Going to the Movies with Jeff & Drew: “Born in China”


Photo by Oliver Scholey.

Born in China takes a unique look at a handful of animals native to the country, including panda bears, snub-nosed monkeys and snow leopards. The American-Chinese nature documentary spans four seasons in some of the most beautiful parts of China. You are able to see the snow leopard defend her mountain, a giant panda teaching her baby to survive on its own and a fluid family concept that a group of monkeys share.

“This is the type of documentary that gets kids interested in nature. We are greeted by some suburb visuals that showcase the majesty that is China. The vastness of the multitude of landscapes is presented in such a visually pleasing way. The subjects chosen for the movie are perfect ones to get kids interested with a good mix of silly, cute, while not shying away from some of the more harsh realities of nature without becoming graphic in nature.” —Jeff

“While other installments of the Disney nature series have focused on specific species and ecosystems, Born in China gets up close and personal with some of the unique species found in China: pandas, snow leopards, cranes, antelope and golden monkeys. The cameras follow these incredible animals while incorporating Chinese spiritual beliefs about life and death.” —Drew

Photo by Alec Ginns.

“The filmmakers picked a fantastic voice in John Krasinski to narrate the movie. He has just enough silly in his demeanor while maintaining a slightly serious tone to make the film flow and not get bogged down. Where the film falters a bit is with the writing of the segments. There is more anecdotal wording about how the animals are feeling and what they are thinking than actual factual information, which, as an adult, I find a little off-putting. But this movie is geared toward children, making this approach more than appropriate as it engages the children more on their level as only Disney can do.” —Jeff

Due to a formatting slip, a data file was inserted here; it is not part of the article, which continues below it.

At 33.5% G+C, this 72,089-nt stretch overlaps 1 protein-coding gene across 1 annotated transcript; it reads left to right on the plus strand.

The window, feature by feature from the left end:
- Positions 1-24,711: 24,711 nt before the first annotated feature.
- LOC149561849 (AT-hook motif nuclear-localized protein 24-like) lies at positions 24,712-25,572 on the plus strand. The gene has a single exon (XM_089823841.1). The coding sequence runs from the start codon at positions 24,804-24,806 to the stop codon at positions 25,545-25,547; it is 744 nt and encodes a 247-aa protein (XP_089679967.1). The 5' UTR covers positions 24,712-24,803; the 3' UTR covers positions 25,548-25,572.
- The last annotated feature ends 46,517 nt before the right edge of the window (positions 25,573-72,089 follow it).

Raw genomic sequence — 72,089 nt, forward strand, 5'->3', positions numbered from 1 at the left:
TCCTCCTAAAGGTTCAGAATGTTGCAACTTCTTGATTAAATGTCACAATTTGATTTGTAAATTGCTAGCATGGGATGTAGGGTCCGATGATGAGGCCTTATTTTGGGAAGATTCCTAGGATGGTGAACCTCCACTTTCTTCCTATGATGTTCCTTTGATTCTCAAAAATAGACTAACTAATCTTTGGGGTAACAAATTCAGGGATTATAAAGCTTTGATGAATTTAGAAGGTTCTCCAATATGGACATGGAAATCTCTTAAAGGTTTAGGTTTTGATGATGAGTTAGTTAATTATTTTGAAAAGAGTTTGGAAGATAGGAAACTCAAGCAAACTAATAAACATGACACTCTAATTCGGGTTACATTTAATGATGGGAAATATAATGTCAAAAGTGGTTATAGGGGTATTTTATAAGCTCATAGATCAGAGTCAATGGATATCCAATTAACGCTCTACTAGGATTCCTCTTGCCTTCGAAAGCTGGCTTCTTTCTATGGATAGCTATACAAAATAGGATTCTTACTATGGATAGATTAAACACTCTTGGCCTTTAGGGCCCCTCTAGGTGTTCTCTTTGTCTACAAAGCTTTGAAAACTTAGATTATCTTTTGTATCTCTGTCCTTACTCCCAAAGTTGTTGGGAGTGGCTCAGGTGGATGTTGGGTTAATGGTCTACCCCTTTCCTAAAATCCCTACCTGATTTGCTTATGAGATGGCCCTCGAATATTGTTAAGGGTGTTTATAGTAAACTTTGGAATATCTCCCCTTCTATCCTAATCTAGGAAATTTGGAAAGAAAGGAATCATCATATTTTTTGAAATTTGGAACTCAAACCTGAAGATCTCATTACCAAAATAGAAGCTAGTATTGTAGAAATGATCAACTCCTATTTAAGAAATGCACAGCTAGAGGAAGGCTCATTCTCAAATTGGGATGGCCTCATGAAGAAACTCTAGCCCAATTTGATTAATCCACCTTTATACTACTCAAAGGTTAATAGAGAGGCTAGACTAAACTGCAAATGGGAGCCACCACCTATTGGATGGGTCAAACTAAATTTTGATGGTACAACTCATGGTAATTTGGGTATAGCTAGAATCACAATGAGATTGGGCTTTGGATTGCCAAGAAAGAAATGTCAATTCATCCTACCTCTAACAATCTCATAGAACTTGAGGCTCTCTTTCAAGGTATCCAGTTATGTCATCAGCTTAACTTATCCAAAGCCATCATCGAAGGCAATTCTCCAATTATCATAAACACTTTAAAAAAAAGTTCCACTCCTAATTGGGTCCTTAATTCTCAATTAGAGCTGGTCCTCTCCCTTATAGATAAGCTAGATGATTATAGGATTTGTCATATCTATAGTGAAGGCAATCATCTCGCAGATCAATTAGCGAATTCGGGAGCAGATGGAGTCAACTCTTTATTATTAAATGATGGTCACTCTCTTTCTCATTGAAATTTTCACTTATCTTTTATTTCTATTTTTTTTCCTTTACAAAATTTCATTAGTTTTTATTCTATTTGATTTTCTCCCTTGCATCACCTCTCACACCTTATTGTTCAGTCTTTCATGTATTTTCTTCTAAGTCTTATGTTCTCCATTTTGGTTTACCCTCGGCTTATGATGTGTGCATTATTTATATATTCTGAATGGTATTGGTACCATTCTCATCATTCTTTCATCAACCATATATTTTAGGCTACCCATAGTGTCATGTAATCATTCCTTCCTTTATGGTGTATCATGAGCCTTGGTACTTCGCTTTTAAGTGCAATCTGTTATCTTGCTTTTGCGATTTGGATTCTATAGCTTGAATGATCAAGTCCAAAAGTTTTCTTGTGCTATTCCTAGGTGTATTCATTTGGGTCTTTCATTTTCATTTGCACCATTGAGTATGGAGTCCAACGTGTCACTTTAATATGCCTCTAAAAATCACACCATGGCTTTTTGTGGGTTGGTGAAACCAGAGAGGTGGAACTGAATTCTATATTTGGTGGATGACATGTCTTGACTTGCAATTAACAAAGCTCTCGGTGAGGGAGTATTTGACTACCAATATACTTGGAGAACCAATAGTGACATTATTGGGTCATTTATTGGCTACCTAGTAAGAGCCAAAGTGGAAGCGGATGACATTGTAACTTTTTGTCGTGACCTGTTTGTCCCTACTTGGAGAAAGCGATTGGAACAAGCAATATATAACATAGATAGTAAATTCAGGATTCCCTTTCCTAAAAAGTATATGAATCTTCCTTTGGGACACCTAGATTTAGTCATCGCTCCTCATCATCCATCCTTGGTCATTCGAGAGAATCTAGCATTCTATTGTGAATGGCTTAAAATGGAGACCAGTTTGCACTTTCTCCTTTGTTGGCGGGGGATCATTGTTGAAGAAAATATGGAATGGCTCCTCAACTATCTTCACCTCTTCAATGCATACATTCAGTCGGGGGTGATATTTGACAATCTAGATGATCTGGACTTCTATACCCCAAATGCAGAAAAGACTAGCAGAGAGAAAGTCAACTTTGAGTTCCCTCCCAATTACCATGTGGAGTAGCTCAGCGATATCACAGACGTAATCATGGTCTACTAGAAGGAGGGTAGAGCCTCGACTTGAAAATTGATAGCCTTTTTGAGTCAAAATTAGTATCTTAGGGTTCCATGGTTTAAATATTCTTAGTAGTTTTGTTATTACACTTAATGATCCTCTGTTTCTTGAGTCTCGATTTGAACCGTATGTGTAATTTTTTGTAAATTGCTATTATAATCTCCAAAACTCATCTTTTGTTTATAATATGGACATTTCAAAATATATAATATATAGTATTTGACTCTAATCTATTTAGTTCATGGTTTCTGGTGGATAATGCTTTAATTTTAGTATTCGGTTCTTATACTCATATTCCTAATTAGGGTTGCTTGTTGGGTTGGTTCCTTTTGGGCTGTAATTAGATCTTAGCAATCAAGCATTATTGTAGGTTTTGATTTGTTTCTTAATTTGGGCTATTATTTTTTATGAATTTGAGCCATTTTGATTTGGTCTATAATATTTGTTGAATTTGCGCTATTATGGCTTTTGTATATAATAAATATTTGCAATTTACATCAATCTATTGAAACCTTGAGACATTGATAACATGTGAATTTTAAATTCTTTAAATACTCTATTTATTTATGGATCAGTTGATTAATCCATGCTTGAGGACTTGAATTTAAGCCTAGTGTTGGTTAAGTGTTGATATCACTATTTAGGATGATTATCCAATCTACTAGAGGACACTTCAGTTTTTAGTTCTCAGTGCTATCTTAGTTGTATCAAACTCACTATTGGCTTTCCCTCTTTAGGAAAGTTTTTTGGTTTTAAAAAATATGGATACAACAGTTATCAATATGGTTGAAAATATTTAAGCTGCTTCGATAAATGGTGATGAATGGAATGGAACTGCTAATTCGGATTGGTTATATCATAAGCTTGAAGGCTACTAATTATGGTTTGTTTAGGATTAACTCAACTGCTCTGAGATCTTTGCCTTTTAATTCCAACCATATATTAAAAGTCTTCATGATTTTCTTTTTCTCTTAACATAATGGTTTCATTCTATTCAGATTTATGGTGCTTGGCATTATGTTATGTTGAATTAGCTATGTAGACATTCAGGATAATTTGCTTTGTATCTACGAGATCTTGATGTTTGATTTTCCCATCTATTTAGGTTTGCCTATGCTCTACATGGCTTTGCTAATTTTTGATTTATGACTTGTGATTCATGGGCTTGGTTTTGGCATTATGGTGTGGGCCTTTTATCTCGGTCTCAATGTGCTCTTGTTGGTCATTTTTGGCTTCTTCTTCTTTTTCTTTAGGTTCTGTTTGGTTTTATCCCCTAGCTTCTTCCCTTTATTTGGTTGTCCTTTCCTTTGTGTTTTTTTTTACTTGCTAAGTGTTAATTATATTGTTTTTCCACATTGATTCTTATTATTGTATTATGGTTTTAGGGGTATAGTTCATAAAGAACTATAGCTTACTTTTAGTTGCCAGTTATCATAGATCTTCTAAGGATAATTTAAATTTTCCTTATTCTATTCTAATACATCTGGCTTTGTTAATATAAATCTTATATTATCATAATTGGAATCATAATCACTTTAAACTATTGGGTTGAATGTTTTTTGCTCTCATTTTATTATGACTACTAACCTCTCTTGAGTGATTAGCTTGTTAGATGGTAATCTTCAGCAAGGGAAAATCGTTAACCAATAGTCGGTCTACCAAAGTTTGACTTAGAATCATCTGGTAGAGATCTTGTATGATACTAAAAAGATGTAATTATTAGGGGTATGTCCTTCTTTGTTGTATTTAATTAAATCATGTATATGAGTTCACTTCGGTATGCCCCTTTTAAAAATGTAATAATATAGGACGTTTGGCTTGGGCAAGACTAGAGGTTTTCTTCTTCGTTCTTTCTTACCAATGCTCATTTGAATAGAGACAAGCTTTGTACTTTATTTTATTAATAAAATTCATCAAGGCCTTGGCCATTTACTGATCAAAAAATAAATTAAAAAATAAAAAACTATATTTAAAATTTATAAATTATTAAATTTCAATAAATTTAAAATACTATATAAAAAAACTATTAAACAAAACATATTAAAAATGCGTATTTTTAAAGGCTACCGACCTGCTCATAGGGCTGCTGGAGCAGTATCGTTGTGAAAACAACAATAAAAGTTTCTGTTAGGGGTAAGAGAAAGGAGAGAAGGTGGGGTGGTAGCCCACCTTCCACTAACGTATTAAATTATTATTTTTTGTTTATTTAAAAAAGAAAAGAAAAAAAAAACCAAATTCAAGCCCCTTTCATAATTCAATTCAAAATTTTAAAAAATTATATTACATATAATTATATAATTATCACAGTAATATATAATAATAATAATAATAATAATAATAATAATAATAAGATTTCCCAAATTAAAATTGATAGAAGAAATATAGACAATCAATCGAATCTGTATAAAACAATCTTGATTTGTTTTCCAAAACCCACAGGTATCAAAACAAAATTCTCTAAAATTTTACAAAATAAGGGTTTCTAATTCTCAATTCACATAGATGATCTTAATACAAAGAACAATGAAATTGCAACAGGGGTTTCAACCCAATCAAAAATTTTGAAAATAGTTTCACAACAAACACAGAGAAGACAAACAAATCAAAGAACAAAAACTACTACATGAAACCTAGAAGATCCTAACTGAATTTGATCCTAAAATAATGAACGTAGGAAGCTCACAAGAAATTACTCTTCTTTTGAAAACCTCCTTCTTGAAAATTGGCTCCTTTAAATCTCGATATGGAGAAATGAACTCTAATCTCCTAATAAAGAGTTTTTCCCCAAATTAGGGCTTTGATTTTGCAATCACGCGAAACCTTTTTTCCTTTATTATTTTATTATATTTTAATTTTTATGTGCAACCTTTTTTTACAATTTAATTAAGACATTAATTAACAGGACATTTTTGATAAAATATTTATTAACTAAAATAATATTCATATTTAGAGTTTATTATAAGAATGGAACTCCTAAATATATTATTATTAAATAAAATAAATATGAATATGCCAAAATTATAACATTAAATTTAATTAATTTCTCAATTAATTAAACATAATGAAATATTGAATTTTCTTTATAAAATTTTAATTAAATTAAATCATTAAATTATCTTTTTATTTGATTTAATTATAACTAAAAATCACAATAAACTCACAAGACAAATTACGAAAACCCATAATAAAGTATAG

“If you are a grizzled veteran of nature documentaries who has sat through shows like PBS’s Nature and BBC’s Planet Earth, you could be disappointed by the narrative structure of Born in China. The movie is a little too Disney and not enough nature. But this is a great first documentary to take animal-loving little ones. Know that there are a couple of gore-free, yet still intense and potentially heartrending moments, though far harsher events can be seen on NatGeo’s Wild every day.” —Drew

“This documentary is a watered-down nature film. It both helps and hurts the outcome. It makes it very easy to understand the content, but does very little to give any meaningful information. We are left with only a slightly increased understanding of these animals and their habitats. While it is cute to watch, it could use more factual information to help the audience understand these animals. This would make for a much stronger documentary.” —Jeff

Born in China delivers gorgeous visuals in its close-up perspective on some of the world’s rarest wildlife species, as well as the imposing habitats they call home. It is also worth staying through the credits, as we are shown some behind-the-scenes footage of the filmmakers that gives us a glimpse of what it takes to grab such unforgettable footage.” —Drew

Born in China is a very cute documentary geared toward informing children about the vast ecosystems that are part of China and getting them excited about wildlife. It tackles some rough topics that can often be found in nature in a way that is easily digested by kids and won’t scare them.

Rated: G

Narrated by John Krasinski

Score: 3 out of 5


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